The clinical, laboratory, and medication data were entered into univariate analysis for BMD at the lumbar spine, and at the total body. This analysis revealed that BMD in lumbar spine was associated with the subtype of JIA (Table 3), the cumulative dose of corticosteroids, the weight and the height of the patient at the time of DEXA and the BMD in total body was associated with the weight and the height. However, we did not find any statistically significant associations between BMD and the disease duration, and the daily intake of calcium (Table 4 and 5).
In the present study, we state the importance of bone loss in Moroccan children with JIA; twenty (50%) patients had low BMD, in lumbar spine, and in total body. Rusu et al. in a study conducted on 41 child patients found a reduced bone density in 36.5% patients with JIA [20].
We note a high frequency of osteopenia in our study and this may be explained by the frequent use of corticosteroids in our context.
In our study we found a significant relationship between bone loss and the systemic subtype of JIA. It has been reported that in JIA, both synovial-derived and soluble cytokines are involved. Osteopenia or osteoporosis occurs in all of the JIA forms, most typically in systemic and polyarticular forms of disease [21-22]. On the other hand the low bone mass is associated with the high activity of the disease and with the number of involved joints in JIA patients also with the reduction of bone formation [21,22]. In our study we didn’t find any correlation between ESR, disease activity, disease duration, DAS 28, CHAQ and BMD.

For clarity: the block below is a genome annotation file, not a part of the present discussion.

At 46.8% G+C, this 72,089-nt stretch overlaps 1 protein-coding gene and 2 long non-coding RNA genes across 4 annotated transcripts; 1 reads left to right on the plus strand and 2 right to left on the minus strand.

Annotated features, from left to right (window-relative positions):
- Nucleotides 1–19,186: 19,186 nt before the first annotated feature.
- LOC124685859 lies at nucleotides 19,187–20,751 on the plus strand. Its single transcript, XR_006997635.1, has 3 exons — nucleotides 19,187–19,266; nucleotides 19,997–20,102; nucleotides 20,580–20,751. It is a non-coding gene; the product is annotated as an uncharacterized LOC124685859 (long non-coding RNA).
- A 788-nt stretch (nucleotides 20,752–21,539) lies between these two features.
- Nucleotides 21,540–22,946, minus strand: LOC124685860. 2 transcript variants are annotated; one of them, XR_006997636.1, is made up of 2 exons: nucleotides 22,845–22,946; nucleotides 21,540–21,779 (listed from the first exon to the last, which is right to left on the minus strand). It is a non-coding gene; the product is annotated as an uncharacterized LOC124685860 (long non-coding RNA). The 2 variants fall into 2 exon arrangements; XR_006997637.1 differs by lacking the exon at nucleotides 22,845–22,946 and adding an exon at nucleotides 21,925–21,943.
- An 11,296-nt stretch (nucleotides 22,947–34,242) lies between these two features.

Children with JIA have to take many medications, such corticosteroids that have significant effects on bone and its mineralization [10,8,23]. In our sample, the loss of bone mass appears to be associated with cumulative dose of corticosteroids. In JIA, an association between glucocorticoid use and low bone mass was observed in four out of five studies [24,25]. In children a high bone turnover rate and rapid skeletal remodeling are factors that predispose to the rapid occurrence of severe bone loss [26]. Bardare et al. suggested that steroids decrease BMD by means of decreasing 25-OH-Vitamin D levels [10]. However, in a study by Reed et al. it is suggested that reduced bone mass in patients with JIA is not related to the use of steroids [9].
In our sample, sixty patients (40%) were receiving Methotrexate, which is the most frequent Disease-Modifying Anti-rheumatic Drugs (DMARDs) in children. It can cause osteopenia in children patients with malignancies, but low-dose methotrexate used in inflammatory diseases did not influence negatively the bone mass [27,28]. No relation was found with BMD and Methotrexate use in present study.
Weight was a positive contributor to BMD at every site in the present study. The effect of weight on BMD is due to load on weightbearing bones [29]. Therefore, it is recommended that adolescents should maintain sufficient weight and muscle strength through an appropriate diet and physical activity [30].